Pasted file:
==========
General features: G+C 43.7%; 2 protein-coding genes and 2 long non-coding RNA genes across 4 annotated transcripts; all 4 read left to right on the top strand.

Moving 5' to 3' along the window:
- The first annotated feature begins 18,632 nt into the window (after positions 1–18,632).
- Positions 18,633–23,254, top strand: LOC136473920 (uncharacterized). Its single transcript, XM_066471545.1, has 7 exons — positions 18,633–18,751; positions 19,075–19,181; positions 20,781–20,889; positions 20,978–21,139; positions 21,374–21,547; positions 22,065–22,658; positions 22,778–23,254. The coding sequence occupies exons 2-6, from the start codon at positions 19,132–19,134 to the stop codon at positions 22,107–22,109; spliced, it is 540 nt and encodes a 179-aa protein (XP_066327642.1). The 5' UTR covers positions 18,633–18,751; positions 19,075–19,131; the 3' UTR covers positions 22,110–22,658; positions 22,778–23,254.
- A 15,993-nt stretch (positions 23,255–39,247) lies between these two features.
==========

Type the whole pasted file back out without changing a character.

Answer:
General features: G+C 43.7%; 2 protein-coding genes and 2 long non-coding RNA genes across 4 annotated transcripts; all 4 read left to right on the top strand.

Moving 5' to 3' along the window:
- The first annotated feature begins 18,632 nt into the window (after positions 1–18,632).
- Positions 18,633–23,254, top strand: LOC136473920 (uncharacterized). Its single transcript, XM_066471545.1, has 7 exons — positions 18,633–18,751; positions 19,075–19,181; positions 20,781–20,889; positions 20,978–21,139; positions 21,374–21,547; positions 22,065–22,658; positions 22,778–23,254. The coding sequence occupies exons 2-6, from the start codon at positions 19,132–19,134 to the stop codon at positions 22,107–22,109; spliced, it is 540 nt and encodes a 179-aa protein (XP_066327642.1). The 5' UTR covers positions 18,633–18,751; positions 19,075–19,131; the 3' UTR covers positions 22,110–22,658; positions 22,778–23,254.
- A 15,993-nt stretch (positions 23,255–39,247) lies between these two features.